Primary Language: English
Other Language(s): None
Residence: Margaretville, NY USA
Performance Date: April 12, 2017 (telephonically)
Allote is a 71 year old woman, born and raised in Catskill, New York who lives and owns a farm in upstate New York. She was a high school graduate and raised three children. She is a 6th generation American of Scottish Ancestry.
Interviewer: Good Afternoon. You mentioned that your current house is linked to a local legend. Appreciate if you could explain it to me?
Informant: Not a problem, I would love to. Ok we just ah bought a house that was built in 1928 and they told us that our chicken house was a historical building, because it used to be, there use to be a still in there. The owner always wondered why it is 30 feet long on the outside and 27 on the inside and when they investigated they found a false wall and when they took it down found a still in there, a pearl handle revolver in the wall and in the cement floor outside where all the chicken manure was there was a cut in the floor they kept all their bottles. And they say his name was “One Armed Joe” and he sold moonshine all around the Catskills at the farmers markets, He hid it underneath his corn when he went to the markets”.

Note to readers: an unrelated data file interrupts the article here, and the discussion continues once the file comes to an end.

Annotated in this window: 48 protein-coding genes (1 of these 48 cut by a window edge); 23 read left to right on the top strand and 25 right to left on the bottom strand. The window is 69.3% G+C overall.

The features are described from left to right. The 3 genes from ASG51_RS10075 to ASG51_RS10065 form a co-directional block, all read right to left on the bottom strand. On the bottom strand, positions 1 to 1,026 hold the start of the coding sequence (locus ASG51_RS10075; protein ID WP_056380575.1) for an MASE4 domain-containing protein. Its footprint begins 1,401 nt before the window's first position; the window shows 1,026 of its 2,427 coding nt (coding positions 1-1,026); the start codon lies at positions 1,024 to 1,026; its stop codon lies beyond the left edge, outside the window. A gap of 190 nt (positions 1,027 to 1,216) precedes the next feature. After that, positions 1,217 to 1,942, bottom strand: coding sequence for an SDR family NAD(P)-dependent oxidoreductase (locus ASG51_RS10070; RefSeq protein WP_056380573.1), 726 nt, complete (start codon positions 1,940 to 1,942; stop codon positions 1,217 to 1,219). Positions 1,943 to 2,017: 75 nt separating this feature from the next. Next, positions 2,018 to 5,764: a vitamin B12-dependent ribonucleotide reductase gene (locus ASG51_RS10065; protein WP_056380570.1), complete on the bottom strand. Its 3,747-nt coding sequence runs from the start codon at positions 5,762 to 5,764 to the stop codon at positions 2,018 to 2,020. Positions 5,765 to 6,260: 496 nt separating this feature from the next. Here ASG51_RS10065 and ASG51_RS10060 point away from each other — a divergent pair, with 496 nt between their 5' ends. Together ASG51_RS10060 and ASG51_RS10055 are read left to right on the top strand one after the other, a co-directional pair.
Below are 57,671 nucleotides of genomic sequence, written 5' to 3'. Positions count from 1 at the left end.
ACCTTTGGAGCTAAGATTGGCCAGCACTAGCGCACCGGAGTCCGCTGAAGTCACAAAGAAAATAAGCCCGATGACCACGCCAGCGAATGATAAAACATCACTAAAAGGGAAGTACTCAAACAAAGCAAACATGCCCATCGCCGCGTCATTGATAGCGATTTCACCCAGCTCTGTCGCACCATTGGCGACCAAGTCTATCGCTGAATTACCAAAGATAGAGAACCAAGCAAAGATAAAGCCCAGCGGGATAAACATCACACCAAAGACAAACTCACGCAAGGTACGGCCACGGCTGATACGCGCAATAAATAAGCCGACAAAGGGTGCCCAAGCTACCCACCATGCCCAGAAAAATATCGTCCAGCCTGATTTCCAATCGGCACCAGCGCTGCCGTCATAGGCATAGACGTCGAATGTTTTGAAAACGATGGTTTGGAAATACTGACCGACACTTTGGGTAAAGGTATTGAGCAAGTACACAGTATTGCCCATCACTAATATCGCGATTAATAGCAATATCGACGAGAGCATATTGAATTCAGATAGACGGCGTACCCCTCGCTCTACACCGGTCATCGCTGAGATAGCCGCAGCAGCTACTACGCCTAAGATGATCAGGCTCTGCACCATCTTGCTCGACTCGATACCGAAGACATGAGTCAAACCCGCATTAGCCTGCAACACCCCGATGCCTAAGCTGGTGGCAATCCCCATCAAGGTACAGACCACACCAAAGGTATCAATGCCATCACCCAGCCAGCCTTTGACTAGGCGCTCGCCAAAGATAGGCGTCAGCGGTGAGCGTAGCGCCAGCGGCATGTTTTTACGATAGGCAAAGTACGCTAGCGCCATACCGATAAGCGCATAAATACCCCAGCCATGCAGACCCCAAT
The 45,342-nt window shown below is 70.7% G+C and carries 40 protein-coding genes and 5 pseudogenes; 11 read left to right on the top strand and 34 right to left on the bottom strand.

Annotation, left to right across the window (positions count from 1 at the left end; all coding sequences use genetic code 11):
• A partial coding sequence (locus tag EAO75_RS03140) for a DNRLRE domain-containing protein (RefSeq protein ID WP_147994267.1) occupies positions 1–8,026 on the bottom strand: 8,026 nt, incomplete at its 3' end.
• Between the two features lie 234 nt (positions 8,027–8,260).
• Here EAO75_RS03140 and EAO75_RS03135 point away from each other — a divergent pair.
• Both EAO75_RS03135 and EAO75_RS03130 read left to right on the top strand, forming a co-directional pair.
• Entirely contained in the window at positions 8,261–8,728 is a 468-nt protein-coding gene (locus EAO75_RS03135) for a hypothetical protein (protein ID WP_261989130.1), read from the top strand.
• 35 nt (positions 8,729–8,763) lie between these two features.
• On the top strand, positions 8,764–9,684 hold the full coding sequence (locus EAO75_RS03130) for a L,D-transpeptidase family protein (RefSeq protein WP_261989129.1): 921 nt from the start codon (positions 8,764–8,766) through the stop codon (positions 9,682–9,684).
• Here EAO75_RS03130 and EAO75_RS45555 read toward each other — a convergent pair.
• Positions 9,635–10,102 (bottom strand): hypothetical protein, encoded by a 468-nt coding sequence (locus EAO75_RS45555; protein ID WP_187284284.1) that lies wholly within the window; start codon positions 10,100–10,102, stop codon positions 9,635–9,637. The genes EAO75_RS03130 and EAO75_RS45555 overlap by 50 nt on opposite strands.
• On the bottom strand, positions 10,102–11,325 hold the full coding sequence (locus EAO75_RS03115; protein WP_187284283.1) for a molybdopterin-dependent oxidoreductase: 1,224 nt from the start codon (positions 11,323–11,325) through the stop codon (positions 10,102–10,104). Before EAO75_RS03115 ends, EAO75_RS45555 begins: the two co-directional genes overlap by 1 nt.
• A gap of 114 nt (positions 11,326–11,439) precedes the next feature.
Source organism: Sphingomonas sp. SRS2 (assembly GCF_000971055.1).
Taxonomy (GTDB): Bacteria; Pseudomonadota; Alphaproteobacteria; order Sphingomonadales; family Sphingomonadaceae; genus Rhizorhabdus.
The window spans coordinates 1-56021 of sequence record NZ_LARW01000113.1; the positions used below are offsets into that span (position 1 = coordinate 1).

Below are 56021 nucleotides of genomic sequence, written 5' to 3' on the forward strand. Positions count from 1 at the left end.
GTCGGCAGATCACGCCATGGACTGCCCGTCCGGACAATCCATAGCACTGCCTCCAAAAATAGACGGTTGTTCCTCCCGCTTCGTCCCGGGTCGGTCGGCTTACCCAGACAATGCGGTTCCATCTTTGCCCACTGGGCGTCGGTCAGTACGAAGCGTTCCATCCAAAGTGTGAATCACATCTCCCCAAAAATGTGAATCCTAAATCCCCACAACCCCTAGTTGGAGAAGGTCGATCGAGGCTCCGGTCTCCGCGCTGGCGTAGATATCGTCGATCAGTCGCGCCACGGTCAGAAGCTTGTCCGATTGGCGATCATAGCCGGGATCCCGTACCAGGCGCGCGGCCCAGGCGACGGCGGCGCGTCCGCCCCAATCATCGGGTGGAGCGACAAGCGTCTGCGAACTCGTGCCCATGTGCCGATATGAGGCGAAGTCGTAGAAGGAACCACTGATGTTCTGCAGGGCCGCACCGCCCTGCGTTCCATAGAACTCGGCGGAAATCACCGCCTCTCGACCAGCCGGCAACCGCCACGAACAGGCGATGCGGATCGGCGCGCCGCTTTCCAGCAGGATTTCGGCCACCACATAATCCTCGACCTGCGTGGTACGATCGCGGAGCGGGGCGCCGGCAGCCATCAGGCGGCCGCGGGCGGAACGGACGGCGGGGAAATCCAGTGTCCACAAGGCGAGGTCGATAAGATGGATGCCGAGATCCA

Interviewer: And what town was this in?
Informant: Margaretville, New York in the Catskills
Interviewer: What years?
Informant: Well they built the house in 1928, so I imagine it was about this time. People say that he carried on for a number years
Interviewer: Did you ever see the still, revolver or bottles?
Informant: Nope. When we bought the house from the owner I guess he kept them or sold them or maybe gave it away.
Interviewer: What does this piece mean to you?
Informant: In our small town, it is great to be a part of a local legend. It helps business in selling our vegetables to locals and visitors. The kids that stop by really love hearing about the story.
Thoughts about the piece:
Margaretville in upstate New York continues to be known for clandestine illegal businesses like marijuana farming but moonshine (and its folklore), has been adapted to upscale retail sales at local farmer’s markets. http://www.nytimes.com/2010/12/22/dining/22Distill.html The term “moonshine” may come from English smugglers or “moonrakers,” historically describing backwoods Southerners.